Interestingly, Abdrazakov and Schrott had performed Don Giovanni together before – for one performance in the Keller production on October 14, 2008 - except that Schrott was the Don on that occasion and Abdrazakov had one performance as Leporello. Don Giovanni, like the title role of Carmen is a demanding role in that the protagonist has to embody the driving force and fatal power of eros. Just as many beautiful, vocally attractive mezzos have failed to convince as Carmen, lots of nice-looking baritones and basses have missed the mark as Giovanni. Either you have the animal magnetism or you don’t. Ildar Abdrazakov recently got rave reviews for his first Dons in Washington, DC in Stephen Wadsworth’s production and would seem to be a natural for the part - the animal magnetism, sexual charisma and strong stage presence are all there. But like Peter Mattei, who was triumphant as the Don in revivals of the Zeffirelli and Keller productions, the Grandage production turned Abdrazakov into a cipher in the role. He looked imposing, moved well but nothing seemed to be driving this doomed libertine either from within or without. His singing was smooth, dark and pleasant, if lacking in textual pointing. His agility in the “Finch’han del vino” aria was a bit rough-edged for a former bel canto specialist and Pesaro veteran. Schrott is not the world’s most finished or refined vocalist but he is a stage animal who has to do something onstage. In Act II’s masquerade, when acting as a ventriloquist’s dummy miming Giovanni’s flattering pleas to the deceived Elvira, Schrott did a hilarious routine. He mimicked the stock hand gestures that neophyte opera singers do when attempting to act while singing – literally semaphoring the text in a half-hearted awkward manner. This was a creative solution and probably lifted from another, better production he had performed previously. His recitatives still had a loose improvised feel but seemed more disciplined by the musical architecture than previously. He was the audience favorite, as Pisaroni was last season.
Tenor Charles Castronovo returned to the Met in a leading role after a brief sojourn over a decade ago in comprimario roles. His warm lyric tenor had a nice dark, textured quality in the middle register while maintaining a smooth legato line in “Dalla sua pace”. The sound got a little grainier and more declamatory in Act II but he managed the runs in “Il mio tesoro” with expert breath control and exemplary phrasing. He seemed a mature, finished artist who cut a fine figure onstage and was well received by the audience. His wife Ekaterina Siurina returned to the Met after several years’ absence as Zerlina – her performance was unexceptionable but a major improvement over the vacuously acted, vocally impoverished performance of Mojca Erdmann last season. Her soprano has a lovely mix of silvery sheen and creamy legato and she is a good musician. In better surroundings she would sparkle with a brighter radiance. Susanna Phillips (Donna Anna) is being groomed by the Met for major assignments in future seasons. Unlike the high coloraturas or the Wagnerians of older casting traditions, the young Alabama-born soprano is a lush full lyric. Her tone is fresh and round with the bloom of youth and health. ‘Or sai chi l’onore’ was taken at nice clip without much expansion on top or dramatic breadth in the phrasing, there was no hint of harshness or forcing in the tone. ‘Non mi dir’ began with warm lyricism but the coloratura runs were gingerly attacked. Both arias showed a certain carefulness but she was radiantly lovely elsewhere – Donna Anna may be a role she will need to grow into over the years. Raymond Aceto’s grainy bass made a too earthbound and underwhelming impression as the Commendatore.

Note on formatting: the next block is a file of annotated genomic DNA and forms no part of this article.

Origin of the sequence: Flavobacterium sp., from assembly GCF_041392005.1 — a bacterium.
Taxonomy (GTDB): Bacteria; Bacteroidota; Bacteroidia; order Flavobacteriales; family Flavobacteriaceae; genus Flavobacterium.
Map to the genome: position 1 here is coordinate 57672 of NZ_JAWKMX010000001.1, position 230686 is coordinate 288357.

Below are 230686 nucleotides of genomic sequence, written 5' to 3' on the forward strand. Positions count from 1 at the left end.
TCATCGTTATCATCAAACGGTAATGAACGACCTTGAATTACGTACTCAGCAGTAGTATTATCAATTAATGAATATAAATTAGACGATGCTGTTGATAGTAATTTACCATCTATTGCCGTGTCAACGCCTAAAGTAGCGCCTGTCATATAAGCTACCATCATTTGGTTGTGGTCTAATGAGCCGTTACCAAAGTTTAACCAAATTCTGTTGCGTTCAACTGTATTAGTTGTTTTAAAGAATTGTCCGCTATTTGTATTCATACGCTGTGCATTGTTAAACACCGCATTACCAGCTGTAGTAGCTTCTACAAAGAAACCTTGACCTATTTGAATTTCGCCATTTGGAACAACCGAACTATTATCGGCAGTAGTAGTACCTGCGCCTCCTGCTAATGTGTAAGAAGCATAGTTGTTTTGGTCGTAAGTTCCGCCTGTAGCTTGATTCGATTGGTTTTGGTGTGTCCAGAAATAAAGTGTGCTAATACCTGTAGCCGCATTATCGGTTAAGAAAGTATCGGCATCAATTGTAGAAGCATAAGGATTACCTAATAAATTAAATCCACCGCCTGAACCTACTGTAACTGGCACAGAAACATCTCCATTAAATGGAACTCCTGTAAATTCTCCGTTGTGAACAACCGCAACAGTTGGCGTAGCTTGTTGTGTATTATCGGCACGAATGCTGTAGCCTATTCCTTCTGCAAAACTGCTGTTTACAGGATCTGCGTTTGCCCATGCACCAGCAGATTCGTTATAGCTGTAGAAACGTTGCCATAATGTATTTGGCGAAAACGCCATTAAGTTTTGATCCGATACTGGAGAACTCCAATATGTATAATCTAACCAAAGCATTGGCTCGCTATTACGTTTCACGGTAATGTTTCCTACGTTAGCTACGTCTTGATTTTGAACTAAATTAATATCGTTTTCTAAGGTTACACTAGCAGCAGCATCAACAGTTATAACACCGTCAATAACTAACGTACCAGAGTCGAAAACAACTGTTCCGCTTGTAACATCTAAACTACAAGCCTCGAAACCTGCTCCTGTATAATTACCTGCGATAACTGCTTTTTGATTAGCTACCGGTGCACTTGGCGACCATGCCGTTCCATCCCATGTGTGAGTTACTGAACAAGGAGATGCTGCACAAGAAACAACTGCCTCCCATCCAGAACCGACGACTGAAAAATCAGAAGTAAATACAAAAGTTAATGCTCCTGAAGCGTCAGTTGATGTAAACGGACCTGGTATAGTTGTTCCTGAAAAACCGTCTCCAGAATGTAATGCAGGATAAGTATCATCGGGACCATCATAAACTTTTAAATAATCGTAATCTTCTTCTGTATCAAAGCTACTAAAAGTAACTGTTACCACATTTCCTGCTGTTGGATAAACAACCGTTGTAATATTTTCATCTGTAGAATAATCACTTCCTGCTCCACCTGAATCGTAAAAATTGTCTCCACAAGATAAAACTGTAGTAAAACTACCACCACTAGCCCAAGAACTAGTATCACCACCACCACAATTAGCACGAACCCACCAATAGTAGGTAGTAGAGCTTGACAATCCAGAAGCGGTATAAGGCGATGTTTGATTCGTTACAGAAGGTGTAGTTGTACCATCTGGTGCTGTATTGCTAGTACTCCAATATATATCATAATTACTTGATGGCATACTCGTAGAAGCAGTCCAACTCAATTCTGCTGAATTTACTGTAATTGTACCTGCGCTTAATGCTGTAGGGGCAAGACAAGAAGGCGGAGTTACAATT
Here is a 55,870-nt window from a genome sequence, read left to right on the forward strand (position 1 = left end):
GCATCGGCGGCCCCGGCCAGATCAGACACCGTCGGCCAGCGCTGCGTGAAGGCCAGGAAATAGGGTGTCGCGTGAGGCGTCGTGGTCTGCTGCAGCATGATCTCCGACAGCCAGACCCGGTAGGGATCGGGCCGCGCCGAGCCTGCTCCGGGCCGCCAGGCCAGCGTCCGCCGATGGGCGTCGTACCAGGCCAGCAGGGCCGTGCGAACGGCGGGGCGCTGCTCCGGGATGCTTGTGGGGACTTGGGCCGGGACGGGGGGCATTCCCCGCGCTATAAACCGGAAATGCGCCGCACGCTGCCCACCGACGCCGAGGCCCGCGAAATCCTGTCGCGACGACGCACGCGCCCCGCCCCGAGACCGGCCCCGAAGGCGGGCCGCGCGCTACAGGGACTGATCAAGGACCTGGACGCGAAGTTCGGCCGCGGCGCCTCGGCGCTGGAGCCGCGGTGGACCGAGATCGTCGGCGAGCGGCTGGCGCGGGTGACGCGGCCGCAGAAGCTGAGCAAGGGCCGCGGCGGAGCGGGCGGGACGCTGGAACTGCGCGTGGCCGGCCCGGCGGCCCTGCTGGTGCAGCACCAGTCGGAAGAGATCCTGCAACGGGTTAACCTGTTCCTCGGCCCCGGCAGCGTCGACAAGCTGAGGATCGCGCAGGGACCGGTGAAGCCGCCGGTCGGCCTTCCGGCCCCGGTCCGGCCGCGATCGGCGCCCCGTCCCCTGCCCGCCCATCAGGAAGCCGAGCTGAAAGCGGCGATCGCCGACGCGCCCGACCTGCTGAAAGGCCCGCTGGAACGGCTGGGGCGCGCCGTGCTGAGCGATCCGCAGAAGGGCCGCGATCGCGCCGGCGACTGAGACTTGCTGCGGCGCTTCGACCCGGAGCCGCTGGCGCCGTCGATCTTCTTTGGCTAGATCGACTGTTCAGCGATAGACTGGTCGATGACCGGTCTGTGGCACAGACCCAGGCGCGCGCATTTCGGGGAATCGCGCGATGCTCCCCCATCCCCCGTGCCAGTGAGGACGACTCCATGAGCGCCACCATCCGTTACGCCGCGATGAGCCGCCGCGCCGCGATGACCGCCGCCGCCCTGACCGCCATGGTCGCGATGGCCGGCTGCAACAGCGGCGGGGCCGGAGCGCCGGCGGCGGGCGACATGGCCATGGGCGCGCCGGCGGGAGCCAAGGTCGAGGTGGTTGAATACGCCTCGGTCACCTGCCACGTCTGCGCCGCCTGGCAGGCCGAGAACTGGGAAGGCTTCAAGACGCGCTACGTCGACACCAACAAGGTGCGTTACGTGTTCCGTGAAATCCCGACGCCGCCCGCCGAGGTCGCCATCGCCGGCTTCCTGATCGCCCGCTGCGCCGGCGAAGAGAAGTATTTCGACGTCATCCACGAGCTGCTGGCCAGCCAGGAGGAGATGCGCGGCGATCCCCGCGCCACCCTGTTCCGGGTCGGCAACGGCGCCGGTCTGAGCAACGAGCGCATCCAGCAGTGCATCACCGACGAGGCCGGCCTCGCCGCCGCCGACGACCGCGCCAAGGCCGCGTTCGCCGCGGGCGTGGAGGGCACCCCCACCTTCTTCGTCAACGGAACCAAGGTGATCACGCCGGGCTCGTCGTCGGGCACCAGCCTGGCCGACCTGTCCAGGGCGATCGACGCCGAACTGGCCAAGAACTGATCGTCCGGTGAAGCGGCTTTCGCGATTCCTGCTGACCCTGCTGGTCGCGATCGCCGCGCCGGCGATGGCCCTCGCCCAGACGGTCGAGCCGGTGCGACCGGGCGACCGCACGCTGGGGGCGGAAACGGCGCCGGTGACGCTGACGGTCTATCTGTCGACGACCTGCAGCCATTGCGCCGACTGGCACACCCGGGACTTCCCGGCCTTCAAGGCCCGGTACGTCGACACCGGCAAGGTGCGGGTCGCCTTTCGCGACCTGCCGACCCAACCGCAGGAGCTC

Three British artists performed onstage and in the pit – sadly all three were weak links. Emma Bell played Donna Elvira as a bossy, overbearing spinster with a testy disposition. Bell visually resembled the actress Patricia Routledge and soprano Dame Anne Evans in their youthful days and had much of their mettlesome, formidable spirit. However, her voice also sounded middle-aged – it spread and turned harsh under pressure. Runs creaked around the edges and she could not float the lyrical phrases. In the higher portions of ‘Mi tradi’ the tone boomed out imposingly. My feeling about Bell is that she is at a technical and career crossroads; the voice has gotten larger and seems unwieldy in Mozart but the harshness under pressure would negate the virtues of greater vocal size in the middleweight Italian and German repertoire. Bass David Soar was a bewildering import as Masetto – a role that in earlier periods was cast with house artists at the Met. Soar sounded grainy and smallish with a dull, ordinary timbre and faded into the background in ensembles. I think Soar will go the way of Jonathan Lemalu who debuted as Masetto in 2005 and came and went without leaving any impression behind him.
Rising young British maestro Edward Gardner left an indifferent impression from the overture on – he failed to inspire awe with the opening foreboding chords and the ostinato figures just ambled on. He failed to point up the musical contrast between the giocoso dancing string figures and the fateful rumbles in the woodwinds. Gardner provided motoric accompaniment of the singers and during the Act I extended finale he failed to coordinate the onstage musicians and those in the pit. It wasn’t romantic nor was it buffa nor was it heroic, it was just kind of there. Lack of interpretive profile reigned onstage and in the pit.
Photographs © Marty Sohl